December 1, 2010

Sullinger quickly learns big lesson



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COLUMBUS, Ohio - Moments after Ohio State's victory over Miami (Ohio) last Friday, freshman big man Jared Sullinger looked down at the box score and was visibly taken back by what he saw.



"Three rebounds," he quietly uttered. "That's not me."



So far in his basketball career, Sullinger hasn't become accustomed to feeling that way.



Sullinger, in fact, was used to feeling the exact opposite. Most recently in his senior season of high school at Columbus Northland, Sullinger became accustomed to dominating games, averaging 24.5 points and 12.3 rebounds en route to being the winner of the James A. Naismith Award and one of the most high school basketball prospects.



But as Ohio State head coach Thad Matta had warned him, it is a whole different game at the collegiate level - regardless of the opponent.



"In high school a lot of times you can show up and be 60 or 70 percent and still get 20 points and eight rebounds," Matta said early this week. "Now everybody is on scholarship and everyone wants to win and everybody is a little bit more athletic."



But perhaps a took a quiet game like the one Sullinger had against the Redhawks for the freshman to truly appreciate what his head coach was talking about.



At first, it seemed like it was going to be business as usual for Sullinger - a player many are touting as an NBA lottery pick at this point in his career.



In his first game as a Buckeye, Sullinger scored 19 points and pulled down 14 rebounds. In perhaps Ohio State's most impressive victory of the season in the second game of the year, Sullinger had an even better game with 26 points and 10 rebounds in Gainesville.



But as Matta explained, basketball is a grind. Though Miami (Ohio) may not be as good as Florida, Sullinger finally understood that the box score isn't going to effortlessly fill up with 20 points and 10 rebounds a game.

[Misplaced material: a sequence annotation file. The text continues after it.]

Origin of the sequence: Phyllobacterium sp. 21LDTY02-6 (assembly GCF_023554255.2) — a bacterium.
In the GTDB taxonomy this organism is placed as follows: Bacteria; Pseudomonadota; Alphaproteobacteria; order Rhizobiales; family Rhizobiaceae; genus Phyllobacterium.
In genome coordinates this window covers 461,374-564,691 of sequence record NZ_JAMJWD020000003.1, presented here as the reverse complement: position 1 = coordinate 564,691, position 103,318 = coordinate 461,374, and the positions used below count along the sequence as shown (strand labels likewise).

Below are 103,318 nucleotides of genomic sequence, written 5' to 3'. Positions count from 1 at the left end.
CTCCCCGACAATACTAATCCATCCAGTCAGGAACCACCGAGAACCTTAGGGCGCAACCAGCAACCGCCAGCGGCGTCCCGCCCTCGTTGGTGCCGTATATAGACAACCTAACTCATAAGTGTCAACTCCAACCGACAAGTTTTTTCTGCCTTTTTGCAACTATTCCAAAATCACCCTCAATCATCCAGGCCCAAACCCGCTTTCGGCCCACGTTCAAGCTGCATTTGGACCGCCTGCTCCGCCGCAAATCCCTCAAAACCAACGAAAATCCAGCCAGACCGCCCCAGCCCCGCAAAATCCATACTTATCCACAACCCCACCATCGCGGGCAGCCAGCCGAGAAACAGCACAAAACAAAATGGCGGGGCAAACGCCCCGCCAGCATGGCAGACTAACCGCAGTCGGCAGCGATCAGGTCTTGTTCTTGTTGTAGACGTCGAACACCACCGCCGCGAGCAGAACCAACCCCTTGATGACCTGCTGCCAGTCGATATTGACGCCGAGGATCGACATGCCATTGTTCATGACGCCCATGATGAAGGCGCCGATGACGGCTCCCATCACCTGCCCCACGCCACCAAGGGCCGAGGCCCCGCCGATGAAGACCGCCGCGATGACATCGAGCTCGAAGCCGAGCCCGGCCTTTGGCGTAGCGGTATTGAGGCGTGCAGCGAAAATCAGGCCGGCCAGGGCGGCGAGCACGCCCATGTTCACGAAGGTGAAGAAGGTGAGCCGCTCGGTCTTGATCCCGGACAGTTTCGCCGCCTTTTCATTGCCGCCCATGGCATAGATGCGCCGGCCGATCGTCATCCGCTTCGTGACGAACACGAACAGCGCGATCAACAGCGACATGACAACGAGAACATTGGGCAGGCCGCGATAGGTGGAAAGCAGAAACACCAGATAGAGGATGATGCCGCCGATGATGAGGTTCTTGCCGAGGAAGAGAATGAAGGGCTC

"Sometimes as a freshman, you come out and you walk out there and think, 'I'll do the same thing I did the last game,'" Sullinger said Monday, just a few days after the Miami game.



"Coach Matta told me, 'The first couple games you'll get what you want, and later on down the season, it's going to be tough.' And I see what he means now," Sullinger continued.



In Sullinger's first game since struggling against the Redhawks, the freshman proved he believed in what he was saying earlier in the week.



Against Florida State on Tuesday evening in Tallahassee, Sullinger was pitted against one of the best forwards in the country in Chris Singleton, the reigning ACC Player of the Year. Backed by Singleton, Florida State was in the top 20 in the nation with just over 42 rebounds per game.



Sullinger rose to the occasion.



Taking his head coach's advice, Sullinger said he concentrated on remaining active the entire game, which was visible in making Singleton work on both ends of the court.



In all, Sullinger finished the game with his third double-double of his career by grabbing 13 rebounds and 11 hard-fought points.



"Coach Matta told me after (the Miami game), he said in the second half I looked a lot better, I looked active," Sullinger said. "He said it shouldn't take him to motivate me. I took that to heart in practice. I've just been trying to motivate myself."



Matta has also said that you can't give young players experience, but instead the players must gain it on their own.



With a big game against Florida State Tuesday night, Sullinger not only proved he can respond to adversity, but demonstrated the maturity to learn from past mistakes and grow.



"I've just got to be active, like (David Lighty) told me," Sullinger said. "If you're active, people get tired. Especially with me being so big and active, it's kind of like a wear and tear on somebody's body."



Ari Wasserman is a staff writer for BuckeyeGrove.com. He can be reached at Ari@BuckeyeGrove.com.








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